November 27, 2023: Semi-still life: Bald eagle with Sandhill Cranes – https://youtu.be/dXLHMz5mzAs. Ice is forming on the Mississippi River just north of La Crosse and the last migrators are heading south! A subadult eagle pauses to perch on the photo snag while sandhill cranes forage behind it. The eagle may stay a few more days – it’s almost time for eagle ice follies! – but sandhill cranes at this latitude are all migratory, since they can’t access food once it’s buried beneath snow, ice, and rock-hard frozen ground. We love seeing the last of the last migrants come through, although we’ll miss them once they’re gone.
November 26, 2023: Eagles like sticks! – https://youtu.be/w-X0FfuFbjU?si=PjvgkTMj7CQHZYP6. A subadult eagle plays with a stick on snow-covered ice. It hops around with it, transfers it from its talons to its beak, and generally has a good time before its attention is captured by something else!
November 25, 2023: Eagles trying to catch a duck – https://youtu.be/yJNhh4Y3k3c?si=p82En_Xbq-oE35Mh. This video captures group-hunting by several bald eagles trying to catch a common goldeneye duck. Watch the whole video or skip ahead to 21 seconds to see them hunt!
The hunting portion opens with at least three eagles scattering a group of ducks. At 48 seconds, we see that one of them has become separated from the larger group. The eagles begin harassing it, with one plunging deeply into the water at 1:07 to capture it. Check it out – I’ve seen eagles dive before, but this one plunged into the water like an osprey! The duck escapes its grasp and the eagles keep harrassing it, driving underwater and diving at it when it emerges for air. Slow the speed at 1:35 to watch them wheel and dive, and to see a subadult fly by at close range!
The ducks lift into the air at 2:01, followed by an eagle who appears to have been floating duck-like on the water. One eagle perches on a reed that looks too slender to hold its weight, while others continue pursuing the duck. Look for duck close-ups beginning at 2:34. Luckily for the duck, it escapes!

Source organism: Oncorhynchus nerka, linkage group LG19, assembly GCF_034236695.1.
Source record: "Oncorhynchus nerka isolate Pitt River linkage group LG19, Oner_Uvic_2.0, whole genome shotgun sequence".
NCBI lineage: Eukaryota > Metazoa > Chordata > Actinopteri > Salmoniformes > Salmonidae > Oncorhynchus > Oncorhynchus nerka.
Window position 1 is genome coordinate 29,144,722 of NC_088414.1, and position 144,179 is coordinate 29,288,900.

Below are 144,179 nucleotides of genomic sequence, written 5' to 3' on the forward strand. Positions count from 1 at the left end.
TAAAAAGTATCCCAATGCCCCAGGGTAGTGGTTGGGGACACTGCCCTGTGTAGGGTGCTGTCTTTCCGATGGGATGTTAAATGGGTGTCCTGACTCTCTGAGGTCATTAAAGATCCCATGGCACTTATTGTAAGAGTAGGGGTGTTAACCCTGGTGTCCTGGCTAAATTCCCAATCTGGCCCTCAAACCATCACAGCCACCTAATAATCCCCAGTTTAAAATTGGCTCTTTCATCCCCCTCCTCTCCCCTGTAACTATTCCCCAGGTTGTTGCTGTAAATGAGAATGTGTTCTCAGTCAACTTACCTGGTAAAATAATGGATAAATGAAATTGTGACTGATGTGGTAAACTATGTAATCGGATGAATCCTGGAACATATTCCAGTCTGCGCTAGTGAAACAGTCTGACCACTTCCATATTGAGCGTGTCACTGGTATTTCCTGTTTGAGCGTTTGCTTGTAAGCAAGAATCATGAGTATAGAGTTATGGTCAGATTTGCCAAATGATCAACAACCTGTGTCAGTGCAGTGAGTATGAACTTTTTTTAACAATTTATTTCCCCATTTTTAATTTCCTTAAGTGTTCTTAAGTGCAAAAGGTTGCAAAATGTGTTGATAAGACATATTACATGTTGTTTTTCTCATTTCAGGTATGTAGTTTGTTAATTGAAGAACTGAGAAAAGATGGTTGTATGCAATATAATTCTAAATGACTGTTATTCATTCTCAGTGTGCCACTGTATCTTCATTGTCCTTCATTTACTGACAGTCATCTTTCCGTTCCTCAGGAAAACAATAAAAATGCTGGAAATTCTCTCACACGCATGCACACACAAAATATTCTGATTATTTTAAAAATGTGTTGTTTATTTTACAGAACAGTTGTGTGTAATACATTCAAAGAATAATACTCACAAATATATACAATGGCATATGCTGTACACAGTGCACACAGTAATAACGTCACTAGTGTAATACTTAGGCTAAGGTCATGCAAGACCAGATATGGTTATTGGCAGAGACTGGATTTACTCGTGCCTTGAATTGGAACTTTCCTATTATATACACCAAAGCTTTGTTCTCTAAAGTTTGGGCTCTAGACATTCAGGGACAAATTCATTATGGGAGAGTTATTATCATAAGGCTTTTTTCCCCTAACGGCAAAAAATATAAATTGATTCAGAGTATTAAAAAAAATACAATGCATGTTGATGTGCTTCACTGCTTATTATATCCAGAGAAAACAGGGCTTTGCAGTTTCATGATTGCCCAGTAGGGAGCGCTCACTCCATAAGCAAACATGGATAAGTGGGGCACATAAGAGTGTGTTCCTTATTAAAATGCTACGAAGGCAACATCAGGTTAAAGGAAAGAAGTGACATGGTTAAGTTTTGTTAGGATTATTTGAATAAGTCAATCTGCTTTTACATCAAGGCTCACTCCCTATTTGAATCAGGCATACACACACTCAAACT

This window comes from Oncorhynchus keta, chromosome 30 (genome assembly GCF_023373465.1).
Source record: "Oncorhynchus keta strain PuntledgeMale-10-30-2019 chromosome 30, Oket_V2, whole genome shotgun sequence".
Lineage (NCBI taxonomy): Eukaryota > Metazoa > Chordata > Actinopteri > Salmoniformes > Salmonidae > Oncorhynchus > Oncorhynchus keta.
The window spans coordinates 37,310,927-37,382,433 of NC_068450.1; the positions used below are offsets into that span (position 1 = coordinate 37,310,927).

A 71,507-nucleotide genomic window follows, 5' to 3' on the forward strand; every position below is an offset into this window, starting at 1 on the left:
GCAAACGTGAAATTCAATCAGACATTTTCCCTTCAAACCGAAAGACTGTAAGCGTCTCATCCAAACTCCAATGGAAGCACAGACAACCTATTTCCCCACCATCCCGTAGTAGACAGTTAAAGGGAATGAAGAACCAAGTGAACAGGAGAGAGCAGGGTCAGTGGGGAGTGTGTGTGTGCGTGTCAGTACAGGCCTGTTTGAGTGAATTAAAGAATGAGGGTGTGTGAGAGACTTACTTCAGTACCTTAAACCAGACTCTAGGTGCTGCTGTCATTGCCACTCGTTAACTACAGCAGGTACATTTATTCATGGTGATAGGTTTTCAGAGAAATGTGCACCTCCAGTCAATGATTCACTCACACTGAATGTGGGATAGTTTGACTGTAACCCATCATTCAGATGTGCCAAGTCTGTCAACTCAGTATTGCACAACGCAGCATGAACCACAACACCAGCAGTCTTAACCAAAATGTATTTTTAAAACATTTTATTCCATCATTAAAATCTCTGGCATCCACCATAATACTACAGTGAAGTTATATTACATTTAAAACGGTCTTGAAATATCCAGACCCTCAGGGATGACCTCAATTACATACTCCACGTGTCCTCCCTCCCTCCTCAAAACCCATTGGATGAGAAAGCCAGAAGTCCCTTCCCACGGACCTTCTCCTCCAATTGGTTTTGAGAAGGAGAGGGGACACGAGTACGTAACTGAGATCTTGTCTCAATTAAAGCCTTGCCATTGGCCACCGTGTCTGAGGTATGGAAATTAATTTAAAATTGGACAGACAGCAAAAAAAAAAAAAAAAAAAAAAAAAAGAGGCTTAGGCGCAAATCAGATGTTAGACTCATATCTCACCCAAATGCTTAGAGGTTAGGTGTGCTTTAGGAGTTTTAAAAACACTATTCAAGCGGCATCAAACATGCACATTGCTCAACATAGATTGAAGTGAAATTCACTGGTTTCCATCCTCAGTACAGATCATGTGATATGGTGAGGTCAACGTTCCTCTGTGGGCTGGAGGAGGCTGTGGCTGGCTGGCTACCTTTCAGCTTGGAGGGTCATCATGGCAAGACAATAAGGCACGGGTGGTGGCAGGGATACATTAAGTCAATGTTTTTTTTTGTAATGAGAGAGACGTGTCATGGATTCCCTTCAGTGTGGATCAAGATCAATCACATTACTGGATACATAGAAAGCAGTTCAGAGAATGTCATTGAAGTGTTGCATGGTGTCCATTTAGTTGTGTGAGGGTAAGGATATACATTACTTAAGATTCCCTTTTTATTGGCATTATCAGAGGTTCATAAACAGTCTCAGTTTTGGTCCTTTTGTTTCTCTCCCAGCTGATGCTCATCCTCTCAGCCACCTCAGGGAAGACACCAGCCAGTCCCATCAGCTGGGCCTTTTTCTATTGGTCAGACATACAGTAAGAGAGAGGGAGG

While some websites state that Harris Hawks are the only raptors that hunt communally, social hunting – sometimes in mated pairs, and sometimes including unpaired birds, depending on the species – has also been documented in Bald Eagles, Golden Eagles, Striated Caracaras, Red-tailed Hawks, Ferruginous Hawks, Red-shouldered Hawks, Peregrine Falcons, Lanner Falcons, Aplomado Falcons, Philippine Eagles, and Verreaux’s Eagles. Group foraging – a group response to high concentrations of prey, with individual raptors benefiting little or not at all from the presence of other participants – has been documented in Ospreys, American Swallowtailed Kites, Mississippi Kites, and Swainson’s Hawks. Falconry itself could be considered a form of pair hunting. We’ll be blogging about this in the future!
November 22, 2023: Eagles discuss and disagree on the fallen tree – https://youtu.be/WU774Law75Q?si=8lyaiHFRnvfQ_PZi. Listen up, kids! And get off my perch!